Jozif Badmon the rude boy is back with his sophomore album, All Amerikkkan Bada$$. Joey Bada$$ is a 22 year old Brooklyn rapper who’s been gaining some serious attention since his debut mixtape “1999” released back in 2012. Since then Joey has been growing in popularity through the release of his first studio album – B4DA$$, along with numerous collaborations. Recently Joey finished his tour with fellow 2013 XXL Freshman Schoolboy Q and has been dabbling in the fashion industry along with co-starring in the USA network television show “Mr. Robot.” The long awaited AABA has finally released and Joey proves why this album was well worth the wait.
All Amerikkkan Bada$$ is an exploration into the mind of Joseph Virginie-Scott in regards to the socio-political state of our country and not only his place in it as a rapper, but as an African American man. As we see racial tension rising with every news report, rappers like Joey use their spotlight as a platform to express thoughts and opinions on these matters. On the song “For My People” Joey asks his audience “Tryna stay alive and just stay peaceful… so hard to survive a world so lethal… who will stand and be our hero?” This emotionally sung hook provides a perfect example for the tone of this album. Joey doesn’t preach that he will be the hero that changes the ugliness of the world, but poses the idea that a hero might be needed based on the problems he sees around him. Problems such as racial profiling, especially by the police who have been the center of attention in recent years due to the controversial use of lethal force against numerous African American men and women. In the hard-hitting “Rockabye Baby” featuring Schoolboy Q, Joey attacks the racist mindset of many Americans and the ease with which police have killed unarmed black men. He also makes sure to send a special shoutout, “And if you got the guts, scream Fuck Donald Trump!” The message of this album is clear and spread out consistently from song to song – that Joey is taking a stand against the discrimination that his Black brethren have faced and wants to inspire his people to stand with him.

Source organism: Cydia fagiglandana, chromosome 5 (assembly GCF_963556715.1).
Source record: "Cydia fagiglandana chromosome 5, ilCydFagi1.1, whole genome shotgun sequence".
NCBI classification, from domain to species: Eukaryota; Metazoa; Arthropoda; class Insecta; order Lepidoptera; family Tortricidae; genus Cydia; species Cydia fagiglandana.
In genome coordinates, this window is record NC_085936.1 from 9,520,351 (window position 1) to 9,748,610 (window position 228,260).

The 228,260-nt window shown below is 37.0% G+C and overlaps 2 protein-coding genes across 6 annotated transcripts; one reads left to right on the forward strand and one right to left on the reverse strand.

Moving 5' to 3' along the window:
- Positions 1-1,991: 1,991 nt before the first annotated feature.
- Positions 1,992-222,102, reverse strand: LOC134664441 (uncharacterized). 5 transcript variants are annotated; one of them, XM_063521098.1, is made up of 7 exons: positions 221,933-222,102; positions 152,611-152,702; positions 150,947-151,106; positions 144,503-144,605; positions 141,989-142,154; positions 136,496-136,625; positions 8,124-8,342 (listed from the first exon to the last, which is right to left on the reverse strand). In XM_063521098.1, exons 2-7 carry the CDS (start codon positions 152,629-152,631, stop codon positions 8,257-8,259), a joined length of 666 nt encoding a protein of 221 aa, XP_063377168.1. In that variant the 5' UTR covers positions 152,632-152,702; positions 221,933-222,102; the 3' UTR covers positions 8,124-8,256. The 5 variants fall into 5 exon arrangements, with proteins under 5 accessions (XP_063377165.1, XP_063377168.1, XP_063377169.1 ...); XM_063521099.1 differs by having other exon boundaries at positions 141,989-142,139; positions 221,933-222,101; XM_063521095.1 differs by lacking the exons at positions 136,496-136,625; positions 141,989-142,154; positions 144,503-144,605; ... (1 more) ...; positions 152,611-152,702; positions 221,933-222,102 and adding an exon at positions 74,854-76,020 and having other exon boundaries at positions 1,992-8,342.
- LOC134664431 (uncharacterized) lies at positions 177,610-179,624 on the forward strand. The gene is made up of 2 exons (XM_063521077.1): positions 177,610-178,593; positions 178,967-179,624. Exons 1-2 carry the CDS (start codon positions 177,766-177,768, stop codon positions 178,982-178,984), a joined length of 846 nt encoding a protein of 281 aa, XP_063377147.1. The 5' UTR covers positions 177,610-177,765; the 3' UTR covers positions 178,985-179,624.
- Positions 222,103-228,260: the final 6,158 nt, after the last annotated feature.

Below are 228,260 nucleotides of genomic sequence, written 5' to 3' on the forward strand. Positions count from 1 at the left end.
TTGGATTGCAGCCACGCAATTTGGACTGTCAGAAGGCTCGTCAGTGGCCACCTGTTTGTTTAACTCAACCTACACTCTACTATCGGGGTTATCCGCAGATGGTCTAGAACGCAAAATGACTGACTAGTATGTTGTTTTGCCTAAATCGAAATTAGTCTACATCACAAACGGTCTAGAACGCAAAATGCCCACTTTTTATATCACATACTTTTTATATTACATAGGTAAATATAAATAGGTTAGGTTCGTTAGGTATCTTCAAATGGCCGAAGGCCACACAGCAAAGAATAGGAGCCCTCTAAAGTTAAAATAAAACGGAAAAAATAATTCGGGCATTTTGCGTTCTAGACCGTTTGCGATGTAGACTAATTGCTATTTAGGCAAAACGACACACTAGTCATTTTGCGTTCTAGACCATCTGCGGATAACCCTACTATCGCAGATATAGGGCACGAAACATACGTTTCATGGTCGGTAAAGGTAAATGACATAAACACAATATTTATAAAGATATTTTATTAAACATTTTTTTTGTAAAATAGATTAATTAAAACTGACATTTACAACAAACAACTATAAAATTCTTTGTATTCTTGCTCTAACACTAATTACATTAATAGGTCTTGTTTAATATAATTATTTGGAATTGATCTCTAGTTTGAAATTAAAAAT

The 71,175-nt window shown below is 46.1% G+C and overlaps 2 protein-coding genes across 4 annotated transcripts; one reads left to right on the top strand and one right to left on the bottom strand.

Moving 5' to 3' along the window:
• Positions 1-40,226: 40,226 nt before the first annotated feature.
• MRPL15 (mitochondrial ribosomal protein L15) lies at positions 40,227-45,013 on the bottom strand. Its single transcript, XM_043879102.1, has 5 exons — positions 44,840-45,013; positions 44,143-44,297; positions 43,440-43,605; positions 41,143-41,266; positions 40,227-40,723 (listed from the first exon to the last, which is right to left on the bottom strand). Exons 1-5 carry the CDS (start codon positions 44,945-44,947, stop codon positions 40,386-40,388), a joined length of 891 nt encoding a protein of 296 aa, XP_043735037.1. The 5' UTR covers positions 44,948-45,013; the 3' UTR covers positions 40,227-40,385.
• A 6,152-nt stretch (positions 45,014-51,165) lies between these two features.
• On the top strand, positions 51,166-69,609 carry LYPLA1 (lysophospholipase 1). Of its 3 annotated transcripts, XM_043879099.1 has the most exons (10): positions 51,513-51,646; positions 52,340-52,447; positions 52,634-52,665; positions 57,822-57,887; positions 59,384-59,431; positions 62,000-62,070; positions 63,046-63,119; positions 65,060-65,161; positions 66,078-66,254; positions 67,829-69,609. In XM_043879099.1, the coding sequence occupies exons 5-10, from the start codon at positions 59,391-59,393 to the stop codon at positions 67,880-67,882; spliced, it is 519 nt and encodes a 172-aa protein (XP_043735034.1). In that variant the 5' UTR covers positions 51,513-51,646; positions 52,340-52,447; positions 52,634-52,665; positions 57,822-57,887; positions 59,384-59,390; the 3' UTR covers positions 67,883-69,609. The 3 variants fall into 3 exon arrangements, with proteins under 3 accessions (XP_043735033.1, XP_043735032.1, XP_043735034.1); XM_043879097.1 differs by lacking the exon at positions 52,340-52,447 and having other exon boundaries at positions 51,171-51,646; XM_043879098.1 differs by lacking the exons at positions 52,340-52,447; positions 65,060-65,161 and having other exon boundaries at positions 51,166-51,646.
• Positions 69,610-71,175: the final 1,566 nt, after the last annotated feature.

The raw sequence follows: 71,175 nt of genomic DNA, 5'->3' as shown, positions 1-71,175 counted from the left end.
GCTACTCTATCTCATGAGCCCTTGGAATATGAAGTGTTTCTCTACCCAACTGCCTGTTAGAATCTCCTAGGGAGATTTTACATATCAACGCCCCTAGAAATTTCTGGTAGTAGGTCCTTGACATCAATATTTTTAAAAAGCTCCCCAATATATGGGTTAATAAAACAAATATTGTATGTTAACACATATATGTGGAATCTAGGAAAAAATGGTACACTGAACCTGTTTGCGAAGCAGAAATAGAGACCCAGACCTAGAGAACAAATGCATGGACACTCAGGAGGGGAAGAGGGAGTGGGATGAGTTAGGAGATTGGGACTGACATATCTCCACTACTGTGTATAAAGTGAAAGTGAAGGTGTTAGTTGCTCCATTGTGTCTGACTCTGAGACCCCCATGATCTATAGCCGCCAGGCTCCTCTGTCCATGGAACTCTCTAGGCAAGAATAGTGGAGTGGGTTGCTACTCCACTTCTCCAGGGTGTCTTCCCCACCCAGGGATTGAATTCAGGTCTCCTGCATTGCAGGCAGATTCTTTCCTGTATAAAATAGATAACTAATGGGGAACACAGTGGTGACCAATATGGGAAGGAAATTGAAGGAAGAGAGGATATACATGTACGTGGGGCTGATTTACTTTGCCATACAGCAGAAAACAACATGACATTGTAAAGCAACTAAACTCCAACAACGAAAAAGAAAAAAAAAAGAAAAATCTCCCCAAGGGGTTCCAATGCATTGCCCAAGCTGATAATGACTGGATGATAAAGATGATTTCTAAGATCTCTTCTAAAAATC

Sonically, this album is similarly consistent to his messages, keeping his production crew relatively local with beats from long-time collaborators and Pro Era associates Statik Selektah, Kirk Knight, and Powers Pleasant. The overall vibe of this album is relatively mellow, with smooth jazzy instrumentals and low-tempo beats to allow the spotlight to stay on Joey’s lyricism and message. However, Joey comes through with some of his most experimental sounds yet such as the lead single released prior to the album, “Devastated” a high energy party anthem with an outstanding message; previously earning Joey his first Gold rating for a single. Joey also provides a powerful and hard hitting possy-cut alongside other east-coast rappers Kirk Knight, Nyck Caution, and Meechy Darko of Flatbush Zombies. This is just one example of the many great features included on the album such as the previously mentioned Schoolboy Q, Styles P, Chronixx, and J.Cole (who’s catching Cole features on their album??). This album has everything a Joey Bada$$ fan wants, intensity and energy, lyricism and top notch flow, impressive production and flawless features, and most importantly an inspiring and uplifting message; something that is not always included in rap albums of today. Joey Bada$$ has come such a far way since his days of sample based mixtapes; and his journey as a rapper and figurehead is not even almost complete.